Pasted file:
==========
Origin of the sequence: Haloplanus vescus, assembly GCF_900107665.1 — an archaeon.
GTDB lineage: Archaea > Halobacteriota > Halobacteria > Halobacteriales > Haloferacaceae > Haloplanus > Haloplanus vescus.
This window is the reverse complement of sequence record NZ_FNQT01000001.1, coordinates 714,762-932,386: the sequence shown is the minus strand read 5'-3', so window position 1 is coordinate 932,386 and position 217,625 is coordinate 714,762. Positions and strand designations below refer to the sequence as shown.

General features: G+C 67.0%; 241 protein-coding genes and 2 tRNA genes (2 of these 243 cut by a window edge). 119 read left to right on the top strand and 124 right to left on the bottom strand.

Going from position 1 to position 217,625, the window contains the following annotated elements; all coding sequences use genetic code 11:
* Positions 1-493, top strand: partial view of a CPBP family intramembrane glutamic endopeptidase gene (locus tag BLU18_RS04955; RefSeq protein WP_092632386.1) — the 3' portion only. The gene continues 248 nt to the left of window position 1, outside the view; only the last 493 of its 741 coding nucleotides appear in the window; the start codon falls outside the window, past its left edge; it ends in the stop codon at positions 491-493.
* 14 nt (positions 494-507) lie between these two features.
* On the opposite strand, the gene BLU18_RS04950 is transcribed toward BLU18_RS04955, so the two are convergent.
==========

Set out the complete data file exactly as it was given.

Origin of the sequence: Haloplanus vescus, assembly GCF_900107665.1 — an archaeon.
GTDB lineage: Archaea > Halobacteriota > Halobacteria > Halobacteriales > Haloferacaceae > Haloplanus > Haloplanus vescus.
This window is the reverse complement of sequence record NZ_FNQT01000001.1, coordinates 714,762-932,386: the sequence shown is the minus strand read 5'-3', so window position 1 is coordinate 932,386 and position 217,625 is coordinate 714,762. Positions and strand designations below refer to the sequence as shown.

General features: G+C 67.0%; 241 protein-coding genes and 2 tRNA genes (2 of these 243 cut by a window edge). 119 read left to right on the top strand and 124 right to left on the bottom strand.

Going from position 1 to position 217,625, the window contains the following annotated elements; all coding sequences use genetic code 11:
* Positions 1-493, top strand: partial view of a CPBP family intramembrane glutamic endopeptidase gene (locus tag BLU18_RS04955; RefSeq protein WP_092632386.1) — the 3' portion only. The gene continues 248 nt to the left of window position 1, outside the view; only the last 493 of its 741 coding nucleotides appear in the window; the start codon falls outside the window, past its left edge; it ends in the stop codon at positions 491-493.
* 14 nt (positions 494-507) lie between these two features.
* On the opposite strand, the gene BLU18_RS04950 is transcribed toward BLU18_RS04955, so the two are convergent.